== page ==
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Dr. Carissa Brown

Geographer exploring climate change and treeline expansion in Arctic and alpine systems

By Janet Harron

Growing up the daughter of a forestry professor in Thunder Bay, Ont., Dr. Carissa Brown learned how to pace out distance in the forest and spent significant time canoeing and camping.

She also didn’t associate gender with going out in the bush.

“In my memory as a kid, I had lots of prominent females teaching and taking forestry classes, and I had a long list of mentors,” said the associate professor, Department of Geography, Faculty of Humanities and Social Sciences, who works in the area of plant and forest ecology and biogeography.

Originally planning on a career as a physiotherapist, Dr. Brown quickly realized that she was more interested in the relationships between species and the reasons why they exist where they do.

Dr. Carissa Brown wants young women to know that it’s important to work with people who celebrate your success.
Photo: Rich Blenkinsopp

While completing her undergraduate degree in biology she worked for the Ministry of Natural Resources with a near all-female crew conducting forest management research.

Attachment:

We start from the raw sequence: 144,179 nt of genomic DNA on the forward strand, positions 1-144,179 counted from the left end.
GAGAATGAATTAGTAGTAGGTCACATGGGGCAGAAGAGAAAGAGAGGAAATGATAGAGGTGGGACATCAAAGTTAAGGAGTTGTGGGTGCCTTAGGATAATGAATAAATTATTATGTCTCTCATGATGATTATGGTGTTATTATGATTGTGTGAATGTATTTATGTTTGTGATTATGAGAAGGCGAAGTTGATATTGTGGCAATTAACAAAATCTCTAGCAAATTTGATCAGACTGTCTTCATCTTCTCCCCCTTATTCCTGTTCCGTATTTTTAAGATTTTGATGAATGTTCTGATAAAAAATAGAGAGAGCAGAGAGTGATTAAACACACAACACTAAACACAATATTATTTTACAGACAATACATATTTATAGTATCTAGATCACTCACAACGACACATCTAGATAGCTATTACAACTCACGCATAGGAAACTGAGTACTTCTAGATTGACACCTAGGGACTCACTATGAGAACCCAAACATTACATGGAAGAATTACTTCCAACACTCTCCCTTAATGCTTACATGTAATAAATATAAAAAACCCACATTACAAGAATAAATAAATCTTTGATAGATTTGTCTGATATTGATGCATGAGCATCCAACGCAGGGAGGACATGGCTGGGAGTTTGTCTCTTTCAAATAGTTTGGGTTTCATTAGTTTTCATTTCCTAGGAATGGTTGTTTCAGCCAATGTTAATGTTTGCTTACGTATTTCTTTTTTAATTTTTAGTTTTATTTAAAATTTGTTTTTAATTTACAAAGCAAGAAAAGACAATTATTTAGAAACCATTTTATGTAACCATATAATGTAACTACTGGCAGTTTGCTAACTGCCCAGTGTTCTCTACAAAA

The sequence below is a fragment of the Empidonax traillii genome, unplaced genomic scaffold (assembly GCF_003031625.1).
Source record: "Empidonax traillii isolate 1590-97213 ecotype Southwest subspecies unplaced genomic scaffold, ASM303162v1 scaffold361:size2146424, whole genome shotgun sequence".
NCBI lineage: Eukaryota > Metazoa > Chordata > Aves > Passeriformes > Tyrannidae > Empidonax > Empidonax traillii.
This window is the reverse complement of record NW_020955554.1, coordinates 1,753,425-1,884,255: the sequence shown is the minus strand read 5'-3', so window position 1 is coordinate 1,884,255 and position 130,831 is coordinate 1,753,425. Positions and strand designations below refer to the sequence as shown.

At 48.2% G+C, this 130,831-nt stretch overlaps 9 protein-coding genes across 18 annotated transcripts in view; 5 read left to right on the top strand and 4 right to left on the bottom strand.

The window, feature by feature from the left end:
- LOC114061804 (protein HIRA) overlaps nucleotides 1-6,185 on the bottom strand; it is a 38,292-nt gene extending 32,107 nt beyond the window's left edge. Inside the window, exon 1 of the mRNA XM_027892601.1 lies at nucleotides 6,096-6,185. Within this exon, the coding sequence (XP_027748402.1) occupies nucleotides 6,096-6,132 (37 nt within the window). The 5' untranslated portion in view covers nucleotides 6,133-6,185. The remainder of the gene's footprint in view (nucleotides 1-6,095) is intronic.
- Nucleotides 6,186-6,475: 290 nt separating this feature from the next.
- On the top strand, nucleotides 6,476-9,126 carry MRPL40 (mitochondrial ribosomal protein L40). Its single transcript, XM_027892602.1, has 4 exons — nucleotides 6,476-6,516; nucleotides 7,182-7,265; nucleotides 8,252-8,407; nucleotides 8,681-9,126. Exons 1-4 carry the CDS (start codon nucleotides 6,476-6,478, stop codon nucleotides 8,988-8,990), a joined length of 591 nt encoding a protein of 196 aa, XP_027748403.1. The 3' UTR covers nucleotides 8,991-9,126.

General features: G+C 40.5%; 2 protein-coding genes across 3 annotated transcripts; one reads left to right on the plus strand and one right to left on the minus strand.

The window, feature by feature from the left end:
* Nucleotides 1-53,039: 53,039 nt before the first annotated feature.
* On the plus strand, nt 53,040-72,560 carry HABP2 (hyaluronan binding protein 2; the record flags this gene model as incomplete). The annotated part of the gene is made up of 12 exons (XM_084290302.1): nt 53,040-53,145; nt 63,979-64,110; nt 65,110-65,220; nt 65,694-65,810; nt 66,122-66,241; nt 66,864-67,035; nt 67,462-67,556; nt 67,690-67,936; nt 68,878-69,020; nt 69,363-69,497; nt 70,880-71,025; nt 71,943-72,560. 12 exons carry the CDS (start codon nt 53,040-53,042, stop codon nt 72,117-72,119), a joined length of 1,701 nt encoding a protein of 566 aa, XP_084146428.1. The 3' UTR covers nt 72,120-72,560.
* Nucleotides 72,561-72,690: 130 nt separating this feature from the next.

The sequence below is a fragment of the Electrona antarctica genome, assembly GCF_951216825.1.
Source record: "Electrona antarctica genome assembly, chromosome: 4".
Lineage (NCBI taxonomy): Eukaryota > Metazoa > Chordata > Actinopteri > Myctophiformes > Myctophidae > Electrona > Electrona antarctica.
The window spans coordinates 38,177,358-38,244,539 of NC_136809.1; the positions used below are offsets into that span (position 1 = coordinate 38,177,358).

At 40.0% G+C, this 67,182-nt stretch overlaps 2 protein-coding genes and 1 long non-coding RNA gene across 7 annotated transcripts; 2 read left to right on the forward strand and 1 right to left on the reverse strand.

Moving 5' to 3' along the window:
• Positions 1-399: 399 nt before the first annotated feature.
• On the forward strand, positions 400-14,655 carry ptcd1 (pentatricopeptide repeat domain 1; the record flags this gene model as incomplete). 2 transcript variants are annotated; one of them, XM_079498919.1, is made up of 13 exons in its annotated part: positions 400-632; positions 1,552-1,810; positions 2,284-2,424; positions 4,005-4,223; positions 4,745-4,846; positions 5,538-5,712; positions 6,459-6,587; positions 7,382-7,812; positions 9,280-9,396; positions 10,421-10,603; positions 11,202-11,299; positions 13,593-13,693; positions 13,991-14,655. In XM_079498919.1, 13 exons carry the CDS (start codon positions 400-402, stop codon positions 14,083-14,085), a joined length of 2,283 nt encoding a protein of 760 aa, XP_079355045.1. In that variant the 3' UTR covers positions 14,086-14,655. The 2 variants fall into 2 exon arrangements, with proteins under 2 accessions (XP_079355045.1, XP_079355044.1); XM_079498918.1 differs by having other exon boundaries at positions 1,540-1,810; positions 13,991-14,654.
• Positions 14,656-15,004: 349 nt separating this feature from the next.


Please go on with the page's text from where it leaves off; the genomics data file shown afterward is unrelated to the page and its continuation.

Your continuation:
“I was fortunate to be in communities during important phases of my education and work that were very female dominated.”

Advice for her younger self

It was during her first stint doing Arctic research that Dr. Brown’s physicality was a topic of discussion.

“It wasn’t from colleagues, but from being out in the field and having people comment on my size since I was, in their words, such ‘a little girl,’” explained Dr. Brown, noting that those kinds of comments were outweighed by interactions with people more interested in her research than her gender.

She is currently working with an “absolutely fantastic” team of graduate students on research related to the response of plant species to climate change, and is spearheading the Global Treeline Range Expansion Experiment. This initiative is examining treelines, or the transitions from forests to non-forested ecosystems, in an attempt to explore treeline expansion in Arctic and alpine systems.

Her advice to her younger self? Work with nice people.

“It’s so important to work with people who support you and elevate you and celebrate when you have a success,” said Dr. Brown, who extols Memorial’s geography department as the most supportive academic environment she has ever been in.

“For me, another important part of scientific research is that I continue to enjoy what I am doing and that I continue to create a positive and supportive community  by working with great collaborators.”

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